Mild-Mannered Canadian Fury

Doug Stephen is Politely Peeved

The Google Nexus Q


Wed, 27 Jun 2012 Ā«permalinkĀ»

Google Announced a set-top box thingy. The idea is interesting, and while it does compete with traditional set-top boxes, it isn’t a traditinal set-top box. The product itself, however? It’s terrible.

This thing is going to have a tough time making money. One of the biggest boons that the Apple TV has going for it is the simple fact that it is backed by iTunes. It’s the same reason that the App Store took off; they already have a gazillion accounts with credit cards locked in, and they have the trust and the library size to be a content distribution giant.

Look at Apple’s marketing page for Apple TV. The content is front and center, where the features and the experience take a back seat. It’s the exact opposite in the case of the Google Nexus Q; they are hocking the experience, the functionality, and (surprisingly) the “aesthetics” of this tiny little orb by showing it off surrounded by beautiful people in a variety of settings ripped right out of last Spring’s issues of Dwell. There’s definitely some attempt at emotional appeal with Google’s marketing, but a set-top box/media appliance doesn’t rely on that sort of bond in the same way that a computer or an iPhone does.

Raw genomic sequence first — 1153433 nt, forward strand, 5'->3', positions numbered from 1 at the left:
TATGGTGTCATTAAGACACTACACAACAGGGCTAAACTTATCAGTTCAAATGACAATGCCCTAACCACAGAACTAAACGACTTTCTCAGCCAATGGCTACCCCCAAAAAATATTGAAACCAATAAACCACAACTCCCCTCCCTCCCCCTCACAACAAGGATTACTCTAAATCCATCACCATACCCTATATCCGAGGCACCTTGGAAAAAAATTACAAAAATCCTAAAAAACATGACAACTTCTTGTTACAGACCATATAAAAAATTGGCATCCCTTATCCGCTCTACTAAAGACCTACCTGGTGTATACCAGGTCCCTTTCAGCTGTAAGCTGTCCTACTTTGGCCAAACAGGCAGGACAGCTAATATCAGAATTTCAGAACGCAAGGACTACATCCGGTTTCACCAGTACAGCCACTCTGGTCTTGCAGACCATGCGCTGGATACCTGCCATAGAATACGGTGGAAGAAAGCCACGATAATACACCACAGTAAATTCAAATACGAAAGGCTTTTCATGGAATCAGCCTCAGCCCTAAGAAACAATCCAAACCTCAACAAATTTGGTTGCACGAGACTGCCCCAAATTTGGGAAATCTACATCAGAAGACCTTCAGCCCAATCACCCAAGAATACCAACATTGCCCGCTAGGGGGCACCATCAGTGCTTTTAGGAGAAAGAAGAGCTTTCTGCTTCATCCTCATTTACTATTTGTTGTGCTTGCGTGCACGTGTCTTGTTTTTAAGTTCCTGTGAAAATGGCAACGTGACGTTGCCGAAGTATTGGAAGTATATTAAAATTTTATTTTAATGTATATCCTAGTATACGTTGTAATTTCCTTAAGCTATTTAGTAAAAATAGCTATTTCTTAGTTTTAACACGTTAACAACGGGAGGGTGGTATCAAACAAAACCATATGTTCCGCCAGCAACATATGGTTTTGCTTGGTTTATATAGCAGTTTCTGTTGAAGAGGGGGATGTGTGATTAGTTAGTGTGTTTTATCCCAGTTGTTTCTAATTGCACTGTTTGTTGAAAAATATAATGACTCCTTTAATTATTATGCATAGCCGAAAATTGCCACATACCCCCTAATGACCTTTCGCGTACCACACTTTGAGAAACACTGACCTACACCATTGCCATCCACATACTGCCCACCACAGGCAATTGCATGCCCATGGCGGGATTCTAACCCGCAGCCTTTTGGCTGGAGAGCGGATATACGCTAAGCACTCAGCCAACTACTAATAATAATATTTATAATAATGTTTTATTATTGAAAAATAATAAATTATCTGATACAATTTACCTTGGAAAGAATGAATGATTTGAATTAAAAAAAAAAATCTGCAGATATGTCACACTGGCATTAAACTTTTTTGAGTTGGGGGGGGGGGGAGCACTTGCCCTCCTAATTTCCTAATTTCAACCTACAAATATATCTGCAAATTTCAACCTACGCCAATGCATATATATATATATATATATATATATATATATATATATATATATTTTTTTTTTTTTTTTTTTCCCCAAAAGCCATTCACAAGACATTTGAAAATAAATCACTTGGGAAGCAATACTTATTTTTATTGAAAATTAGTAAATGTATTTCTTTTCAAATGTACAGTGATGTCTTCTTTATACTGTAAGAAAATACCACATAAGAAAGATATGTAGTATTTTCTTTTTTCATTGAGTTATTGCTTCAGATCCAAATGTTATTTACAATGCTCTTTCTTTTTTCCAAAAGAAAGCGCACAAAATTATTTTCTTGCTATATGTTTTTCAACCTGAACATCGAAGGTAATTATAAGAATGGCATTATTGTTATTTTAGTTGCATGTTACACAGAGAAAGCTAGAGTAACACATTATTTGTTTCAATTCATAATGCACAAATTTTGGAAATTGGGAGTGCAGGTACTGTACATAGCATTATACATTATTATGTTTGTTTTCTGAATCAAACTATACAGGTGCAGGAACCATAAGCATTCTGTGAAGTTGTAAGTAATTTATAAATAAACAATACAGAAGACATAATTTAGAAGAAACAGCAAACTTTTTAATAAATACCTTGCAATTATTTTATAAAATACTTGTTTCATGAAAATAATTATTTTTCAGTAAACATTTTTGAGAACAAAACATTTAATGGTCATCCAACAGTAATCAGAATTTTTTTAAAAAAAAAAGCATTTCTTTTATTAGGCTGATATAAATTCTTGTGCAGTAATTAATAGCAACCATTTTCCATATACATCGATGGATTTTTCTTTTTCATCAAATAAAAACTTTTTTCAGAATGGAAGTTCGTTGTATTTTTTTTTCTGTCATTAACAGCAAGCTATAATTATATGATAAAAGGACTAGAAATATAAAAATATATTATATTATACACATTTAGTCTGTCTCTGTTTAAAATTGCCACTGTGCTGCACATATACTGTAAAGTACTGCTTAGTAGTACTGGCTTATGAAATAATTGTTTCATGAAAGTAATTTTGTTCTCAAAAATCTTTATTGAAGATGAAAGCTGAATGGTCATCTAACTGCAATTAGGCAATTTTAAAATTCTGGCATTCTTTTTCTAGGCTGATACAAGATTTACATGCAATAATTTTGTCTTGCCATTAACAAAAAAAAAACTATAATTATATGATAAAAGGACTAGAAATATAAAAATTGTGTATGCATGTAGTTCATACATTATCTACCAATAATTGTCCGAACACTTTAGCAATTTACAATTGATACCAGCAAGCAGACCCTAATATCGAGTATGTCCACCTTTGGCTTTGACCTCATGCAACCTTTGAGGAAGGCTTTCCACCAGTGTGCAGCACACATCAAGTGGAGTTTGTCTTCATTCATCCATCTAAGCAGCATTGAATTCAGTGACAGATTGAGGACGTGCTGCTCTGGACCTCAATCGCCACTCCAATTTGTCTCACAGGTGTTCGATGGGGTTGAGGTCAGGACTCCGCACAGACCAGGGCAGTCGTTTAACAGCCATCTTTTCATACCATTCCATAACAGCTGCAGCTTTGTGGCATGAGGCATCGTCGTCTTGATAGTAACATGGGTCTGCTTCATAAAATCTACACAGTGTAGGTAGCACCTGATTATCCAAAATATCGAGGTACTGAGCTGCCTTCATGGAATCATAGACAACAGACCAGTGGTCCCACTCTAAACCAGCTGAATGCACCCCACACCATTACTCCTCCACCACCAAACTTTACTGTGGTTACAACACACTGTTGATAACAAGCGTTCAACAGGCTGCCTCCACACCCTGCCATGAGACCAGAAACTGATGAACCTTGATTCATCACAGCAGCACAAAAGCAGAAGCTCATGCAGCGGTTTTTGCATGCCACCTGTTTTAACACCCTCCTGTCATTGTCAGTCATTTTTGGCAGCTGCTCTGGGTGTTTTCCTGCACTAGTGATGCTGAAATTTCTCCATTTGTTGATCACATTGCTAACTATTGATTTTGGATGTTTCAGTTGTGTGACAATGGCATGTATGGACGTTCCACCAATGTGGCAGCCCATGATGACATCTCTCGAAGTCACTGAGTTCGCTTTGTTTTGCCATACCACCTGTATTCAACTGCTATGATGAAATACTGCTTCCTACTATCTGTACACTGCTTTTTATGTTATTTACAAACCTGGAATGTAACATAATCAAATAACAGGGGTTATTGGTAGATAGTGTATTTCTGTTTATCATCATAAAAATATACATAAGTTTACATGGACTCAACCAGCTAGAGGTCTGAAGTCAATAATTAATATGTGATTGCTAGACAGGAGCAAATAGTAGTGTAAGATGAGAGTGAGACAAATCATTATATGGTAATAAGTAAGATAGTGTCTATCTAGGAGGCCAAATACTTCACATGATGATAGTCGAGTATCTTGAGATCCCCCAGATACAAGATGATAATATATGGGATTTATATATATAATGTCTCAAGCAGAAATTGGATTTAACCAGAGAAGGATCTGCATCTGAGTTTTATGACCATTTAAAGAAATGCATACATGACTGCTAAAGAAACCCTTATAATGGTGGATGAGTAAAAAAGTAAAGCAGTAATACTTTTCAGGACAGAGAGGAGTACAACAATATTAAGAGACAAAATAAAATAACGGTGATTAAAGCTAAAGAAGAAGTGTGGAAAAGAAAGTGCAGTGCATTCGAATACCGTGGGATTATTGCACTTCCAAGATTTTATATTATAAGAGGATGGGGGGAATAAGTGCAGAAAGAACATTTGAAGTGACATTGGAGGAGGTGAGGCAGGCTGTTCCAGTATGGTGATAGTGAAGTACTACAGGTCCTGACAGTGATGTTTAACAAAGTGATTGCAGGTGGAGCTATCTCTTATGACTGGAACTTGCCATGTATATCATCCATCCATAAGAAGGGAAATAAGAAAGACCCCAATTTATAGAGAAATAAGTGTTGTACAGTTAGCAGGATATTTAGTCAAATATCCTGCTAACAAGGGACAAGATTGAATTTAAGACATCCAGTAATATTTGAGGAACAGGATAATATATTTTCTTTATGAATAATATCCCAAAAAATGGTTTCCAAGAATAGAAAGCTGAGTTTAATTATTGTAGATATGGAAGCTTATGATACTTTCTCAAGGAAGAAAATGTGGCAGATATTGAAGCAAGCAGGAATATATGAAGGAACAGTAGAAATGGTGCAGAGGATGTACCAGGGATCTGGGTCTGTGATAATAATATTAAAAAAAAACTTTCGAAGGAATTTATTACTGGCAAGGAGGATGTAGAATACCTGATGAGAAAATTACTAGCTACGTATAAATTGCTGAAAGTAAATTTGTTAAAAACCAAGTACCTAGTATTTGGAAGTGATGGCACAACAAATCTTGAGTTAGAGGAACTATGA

What’s important to connect with in a device like this is the interface; the “remote” and the content delivery. As far as I can tell, you can’t even control this thing without an accompanying Android device. Here’s a support page for what’s in the box, and here’s the support page for what hardware controls are available. So right then and there, Google has eliminated a massive number of potential customers; people who don’t own Android phones. This is either a complete lack of foresight, overwhelming hubris, or a misguided attempt to drive Android sales by making a “lust-worthy” device. None of these are a good thing.

Lastly, the idea that anybody on your local network can futz around with the media is insane. Yes, it’s a neat idea for parties. But I can do that using iTunes DJ or a dedicated app like Anthm1, and in those situations I have to give people permission to do those things.

About the only benefit to this piece of shit is that you can buy one together with a Nexus 7 to solve your remote problems and get yourself in to the tablet game at the same time for around the price of an iPad. Only problem is then you get stuck with two shitty Android devices instead of one.



  1. Anthm is awesome, and my favorite thing about it is that it uses location data instead of your local wifi network so you don’t have to let folks on to your local network to make song requests.